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Zoe Piper is now contributing to a Challenge Australian Soft Power

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Michele Chaseling is now contributing to a Challenge Australian Soft Power

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Gerarda Frederick is now contributing to a Challenge Australian Soft Power

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David Kearns is now contributing to a Challenge Australian Soft Power

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David Kearns commented on the Challenge Australian Soft Power

Make greater use of the best international resource we have: our higher education sector.

Many international students who graduate from Australia's universities return home to form the next generation of leaders in their countries. While they are here, we have the opportunity to build the connections and cultural influence that's vitually impossible at a distance.

I've worked in or around tertiary education for many years. Sadly, too many international students live fairly isolated lives while studying here. By working hard to engage with and inspire these young people, we have a chance to sow the seeds of Australian soft power around the world in the future.

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Lisa Geraghty is now contributing to a Challenge Australian Soft Power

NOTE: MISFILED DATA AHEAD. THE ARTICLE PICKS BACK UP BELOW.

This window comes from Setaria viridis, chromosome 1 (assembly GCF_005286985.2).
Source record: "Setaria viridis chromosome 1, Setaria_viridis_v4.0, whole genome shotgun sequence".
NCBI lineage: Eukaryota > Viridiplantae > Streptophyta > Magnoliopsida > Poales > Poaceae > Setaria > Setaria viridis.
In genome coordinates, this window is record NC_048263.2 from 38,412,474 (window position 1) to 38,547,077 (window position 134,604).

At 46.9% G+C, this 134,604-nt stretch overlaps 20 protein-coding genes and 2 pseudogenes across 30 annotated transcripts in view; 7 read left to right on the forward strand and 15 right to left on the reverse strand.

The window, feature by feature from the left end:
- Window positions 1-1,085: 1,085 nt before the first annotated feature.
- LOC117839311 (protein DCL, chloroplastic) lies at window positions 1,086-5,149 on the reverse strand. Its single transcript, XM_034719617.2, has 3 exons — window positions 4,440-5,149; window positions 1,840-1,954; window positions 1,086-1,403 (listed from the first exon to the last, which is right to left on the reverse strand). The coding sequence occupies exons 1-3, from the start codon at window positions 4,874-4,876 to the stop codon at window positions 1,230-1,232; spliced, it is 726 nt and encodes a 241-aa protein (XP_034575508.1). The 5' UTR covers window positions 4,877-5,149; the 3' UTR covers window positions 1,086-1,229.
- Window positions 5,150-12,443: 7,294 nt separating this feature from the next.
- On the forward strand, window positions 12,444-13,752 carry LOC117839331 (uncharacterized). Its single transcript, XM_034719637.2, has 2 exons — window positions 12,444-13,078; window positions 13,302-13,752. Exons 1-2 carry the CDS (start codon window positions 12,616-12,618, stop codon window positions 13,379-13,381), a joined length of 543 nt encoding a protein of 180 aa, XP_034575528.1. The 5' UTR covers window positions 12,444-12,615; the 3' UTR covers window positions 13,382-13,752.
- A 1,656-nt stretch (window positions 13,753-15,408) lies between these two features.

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William Bell is now contributing to a Challenge Australian Soft Power

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William Bell commented on the Challenge Australian Soft Power

Developing deep soft power with integrity or shallow soft power without integrity

For long-term soft power, we need to consider soft power with integrity that is alignment between perception and reality. Otherwise, soft power becomes a hollow marketing exercise in propaganda and people will eventually see the misalignment and the country losses credibility.

An example of a misalignment and loss of credibility includes the soft power image that German products are high quality and produced by people of integrity. The company VW and the diesel emissions scandal punctured this soft power image. The consequence is that people question the value in paying a premium for German products when high quality and cheaper versions are usually available from either Japan or South Korea.

We can view soft power as derived from either natural or social resources. Australia’s natural resources are immense and well marketed to create a positive image for Australia.  However, there is a misalignment between perception and reality or lack of integrity, including

  • the decline in the quality of the Great Barrier Reef and waterways and
  • the ongoing land clearance to develop marginal farming land but with large capital gains.

Weak governance is allowing our natural resources to be undermined. This weak governance highlights flaws in our democracy that is one of Australia’s principle social resources and a foundation of Australian values, showing a lack of integrity. For example, the inability to address climate change and growing wealth inequality highlights weaknesses in Australia's democracy. There are at least two major causes:

  • Political donations misalign the interests of the electorate and politicians, and
  • Binary politics and political wedging reduce the ability to address complex problems.